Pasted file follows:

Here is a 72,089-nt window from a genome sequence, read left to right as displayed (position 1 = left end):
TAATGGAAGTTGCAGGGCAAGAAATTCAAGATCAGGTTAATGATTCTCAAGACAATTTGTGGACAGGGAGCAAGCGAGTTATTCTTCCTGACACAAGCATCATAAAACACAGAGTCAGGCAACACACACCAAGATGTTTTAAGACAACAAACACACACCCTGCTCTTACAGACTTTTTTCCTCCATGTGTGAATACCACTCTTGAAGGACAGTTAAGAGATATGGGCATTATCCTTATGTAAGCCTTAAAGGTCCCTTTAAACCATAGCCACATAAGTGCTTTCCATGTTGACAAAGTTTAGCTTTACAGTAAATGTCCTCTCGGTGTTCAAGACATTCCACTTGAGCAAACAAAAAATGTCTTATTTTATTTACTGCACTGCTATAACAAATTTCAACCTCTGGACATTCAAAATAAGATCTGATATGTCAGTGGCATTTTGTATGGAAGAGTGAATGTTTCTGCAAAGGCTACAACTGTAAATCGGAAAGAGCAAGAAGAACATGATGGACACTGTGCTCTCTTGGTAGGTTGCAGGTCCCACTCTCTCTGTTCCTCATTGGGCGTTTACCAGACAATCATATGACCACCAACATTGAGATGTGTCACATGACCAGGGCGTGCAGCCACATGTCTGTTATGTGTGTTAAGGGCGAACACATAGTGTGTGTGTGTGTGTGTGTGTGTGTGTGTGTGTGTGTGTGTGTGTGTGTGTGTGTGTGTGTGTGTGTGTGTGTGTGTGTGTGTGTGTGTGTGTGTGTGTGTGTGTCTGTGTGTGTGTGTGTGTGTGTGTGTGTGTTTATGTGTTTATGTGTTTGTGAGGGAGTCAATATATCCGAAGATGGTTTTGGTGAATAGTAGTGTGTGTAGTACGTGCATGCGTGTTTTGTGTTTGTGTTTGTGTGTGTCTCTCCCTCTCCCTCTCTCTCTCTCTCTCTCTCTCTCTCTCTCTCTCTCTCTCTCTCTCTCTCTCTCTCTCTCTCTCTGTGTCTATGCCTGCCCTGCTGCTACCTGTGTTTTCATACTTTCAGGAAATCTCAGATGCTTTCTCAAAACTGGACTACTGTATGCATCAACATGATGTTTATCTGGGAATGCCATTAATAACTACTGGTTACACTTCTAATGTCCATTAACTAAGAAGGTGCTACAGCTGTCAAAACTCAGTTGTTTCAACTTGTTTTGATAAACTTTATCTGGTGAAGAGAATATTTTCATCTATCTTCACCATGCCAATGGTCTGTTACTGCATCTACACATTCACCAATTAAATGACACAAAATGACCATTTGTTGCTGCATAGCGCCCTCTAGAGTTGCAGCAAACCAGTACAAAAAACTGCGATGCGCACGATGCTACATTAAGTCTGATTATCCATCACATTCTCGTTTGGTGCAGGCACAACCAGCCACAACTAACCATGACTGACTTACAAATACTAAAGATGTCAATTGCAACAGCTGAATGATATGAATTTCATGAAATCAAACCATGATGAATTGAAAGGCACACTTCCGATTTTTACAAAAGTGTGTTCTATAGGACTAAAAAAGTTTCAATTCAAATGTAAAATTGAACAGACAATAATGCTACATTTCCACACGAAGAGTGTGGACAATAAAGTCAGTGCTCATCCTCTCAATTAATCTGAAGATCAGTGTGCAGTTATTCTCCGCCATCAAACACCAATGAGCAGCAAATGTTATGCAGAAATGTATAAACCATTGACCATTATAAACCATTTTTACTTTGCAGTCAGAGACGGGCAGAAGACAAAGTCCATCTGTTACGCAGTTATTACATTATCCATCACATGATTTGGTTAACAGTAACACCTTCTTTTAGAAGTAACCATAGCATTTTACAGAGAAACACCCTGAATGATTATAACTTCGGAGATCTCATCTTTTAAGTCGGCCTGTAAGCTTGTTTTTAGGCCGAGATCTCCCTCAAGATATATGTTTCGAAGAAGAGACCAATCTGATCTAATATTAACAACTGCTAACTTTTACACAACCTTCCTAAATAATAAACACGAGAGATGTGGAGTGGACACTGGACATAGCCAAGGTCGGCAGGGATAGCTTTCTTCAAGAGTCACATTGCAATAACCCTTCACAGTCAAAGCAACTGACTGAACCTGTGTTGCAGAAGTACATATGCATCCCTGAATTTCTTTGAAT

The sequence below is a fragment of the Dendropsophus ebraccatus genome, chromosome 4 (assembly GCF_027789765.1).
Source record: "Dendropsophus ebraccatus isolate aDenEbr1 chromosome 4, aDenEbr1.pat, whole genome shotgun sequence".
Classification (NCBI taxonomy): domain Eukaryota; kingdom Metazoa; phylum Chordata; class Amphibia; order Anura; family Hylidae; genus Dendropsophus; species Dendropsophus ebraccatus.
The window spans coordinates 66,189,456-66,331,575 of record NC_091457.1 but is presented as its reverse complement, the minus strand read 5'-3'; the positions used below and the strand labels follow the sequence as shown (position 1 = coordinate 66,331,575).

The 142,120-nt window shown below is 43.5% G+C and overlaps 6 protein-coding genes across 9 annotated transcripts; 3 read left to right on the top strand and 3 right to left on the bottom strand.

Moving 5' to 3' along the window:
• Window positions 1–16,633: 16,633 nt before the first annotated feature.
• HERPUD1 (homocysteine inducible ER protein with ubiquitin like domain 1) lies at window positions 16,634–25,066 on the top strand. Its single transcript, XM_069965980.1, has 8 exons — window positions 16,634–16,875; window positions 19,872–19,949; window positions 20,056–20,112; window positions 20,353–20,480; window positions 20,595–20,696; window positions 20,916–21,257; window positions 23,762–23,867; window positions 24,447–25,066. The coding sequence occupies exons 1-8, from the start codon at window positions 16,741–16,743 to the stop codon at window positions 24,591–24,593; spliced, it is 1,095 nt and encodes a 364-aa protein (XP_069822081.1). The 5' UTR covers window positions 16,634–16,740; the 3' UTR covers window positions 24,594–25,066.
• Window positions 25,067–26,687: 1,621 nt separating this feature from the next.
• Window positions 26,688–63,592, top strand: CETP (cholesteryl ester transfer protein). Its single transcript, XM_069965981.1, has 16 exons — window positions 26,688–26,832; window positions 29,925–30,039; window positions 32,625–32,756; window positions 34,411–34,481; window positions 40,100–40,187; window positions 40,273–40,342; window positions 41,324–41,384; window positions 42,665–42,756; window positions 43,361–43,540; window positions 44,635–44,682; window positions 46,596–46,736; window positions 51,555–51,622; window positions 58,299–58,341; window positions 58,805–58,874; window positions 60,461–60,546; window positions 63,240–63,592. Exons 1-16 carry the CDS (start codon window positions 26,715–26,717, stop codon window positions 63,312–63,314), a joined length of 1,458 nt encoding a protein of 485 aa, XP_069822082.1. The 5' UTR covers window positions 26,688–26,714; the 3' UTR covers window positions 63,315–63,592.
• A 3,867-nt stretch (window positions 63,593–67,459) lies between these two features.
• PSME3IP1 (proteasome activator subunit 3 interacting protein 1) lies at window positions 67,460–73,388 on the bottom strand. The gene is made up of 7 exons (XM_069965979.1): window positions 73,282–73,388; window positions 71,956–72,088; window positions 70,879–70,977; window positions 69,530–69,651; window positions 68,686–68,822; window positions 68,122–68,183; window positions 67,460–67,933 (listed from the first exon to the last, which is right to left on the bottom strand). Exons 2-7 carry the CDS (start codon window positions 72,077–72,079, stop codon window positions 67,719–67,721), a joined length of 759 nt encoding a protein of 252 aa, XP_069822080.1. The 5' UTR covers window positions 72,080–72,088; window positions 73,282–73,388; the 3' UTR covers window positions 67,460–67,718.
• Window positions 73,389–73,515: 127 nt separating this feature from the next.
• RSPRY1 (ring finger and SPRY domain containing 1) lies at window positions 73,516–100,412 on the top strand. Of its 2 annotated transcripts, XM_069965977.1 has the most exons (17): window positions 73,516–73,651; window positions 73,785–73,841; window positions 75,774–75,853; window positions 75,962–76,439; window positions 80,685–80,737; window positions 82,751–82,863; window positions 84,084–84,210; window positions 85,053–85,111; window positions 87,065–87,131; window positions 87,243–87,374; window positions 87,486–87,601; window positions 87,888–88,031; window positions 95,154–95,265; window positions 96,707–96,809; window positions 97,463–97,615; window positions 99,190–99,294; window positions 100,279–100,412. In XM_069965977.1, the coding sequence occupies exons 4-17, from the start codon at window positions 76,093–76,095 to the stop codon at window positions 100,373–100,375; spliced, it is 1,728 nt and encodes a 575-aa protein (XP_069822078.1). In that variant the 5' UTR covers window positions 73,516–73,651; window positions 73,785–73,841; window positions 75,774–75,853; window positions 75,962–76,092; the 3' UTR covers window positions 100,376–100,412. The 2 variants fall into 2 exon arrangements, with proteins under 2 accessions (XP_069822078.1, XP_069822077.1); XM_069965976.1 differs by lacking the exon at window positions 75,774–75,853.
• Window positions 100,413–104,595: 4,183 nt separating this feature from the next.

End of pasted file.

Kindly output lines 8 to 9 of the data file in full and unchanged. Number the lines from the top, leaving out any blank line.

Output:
Moving 5' to 3' along the window:
• Window positions 1–16,633: 16,633 nt before the first annotated feature.